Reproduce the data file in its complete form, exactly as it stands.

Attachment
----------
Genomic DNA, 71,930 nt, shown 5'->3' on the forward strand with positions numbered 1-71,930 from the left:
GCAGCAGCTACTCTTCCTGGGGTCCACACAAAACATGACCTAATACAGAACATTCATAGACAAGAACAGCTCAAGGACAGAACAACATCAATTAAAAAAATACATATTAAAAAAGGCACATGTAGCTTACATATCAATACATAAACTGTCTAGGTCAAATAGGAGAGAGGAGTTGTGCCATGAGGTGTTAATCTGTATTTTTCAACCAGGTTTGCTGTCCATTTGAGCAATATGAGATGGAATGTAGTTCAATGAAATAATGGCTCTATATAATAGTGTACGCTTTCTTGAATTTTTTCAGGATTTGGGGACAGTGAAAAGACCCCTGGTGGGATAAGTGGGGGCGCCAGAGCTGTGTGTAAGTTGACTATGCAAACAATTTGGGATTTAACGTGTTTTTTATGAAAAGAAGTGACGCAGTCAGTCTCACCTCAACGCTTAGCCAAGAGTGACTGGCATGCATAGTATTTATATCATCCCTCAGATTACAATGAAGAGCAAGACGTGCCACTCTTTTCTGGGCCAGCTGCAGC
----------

Genomic DNA, 71,930 nt, shown 5'->3' on the forward strand with positions numbered 1-71,930 from the left:
GCAGCAGCTACTCTTCCTGGGGTCCACACAAAACATGACCTAATACAGAACATTCATAGACAAGAACAGCTCAAGGACAGAACAACATCAATTAAAAAAATACATATTAAAAAAGGCACATGTAGCTTACATATCAATACATAAACTGTCTAGGTCAAATAGGAGAGAGGAGTTGTGCCATGAGGTGTTAATCTGTATTTTTCAACCAGGTTTGCTGTCCATTTGAGCAATATGAGATGGAATGTAGTTCAATGAAATAATGGCTCTATATAATAGTGTACGCTTTCTTGAATTTTTTCAGGATTTGGGGACAGTGAAAAGACCCCTGGTGGGATAAGTGGGGGCGCCAGAGCTGTGTGTAAGTTGACTATGCAAACAATTTGGGATTTAACGTGTTTTTTATGAAAAGAAGTGACGCAGTCAGTCTCACCTCAACGCTTAGCCAAGAGTGACTGGCATGCATAGTATTTATATCATCCCTCAGATTACAATGAAGAGCAAGACGTGCCACTCTTTTCTGGGCCAGCTGCAGC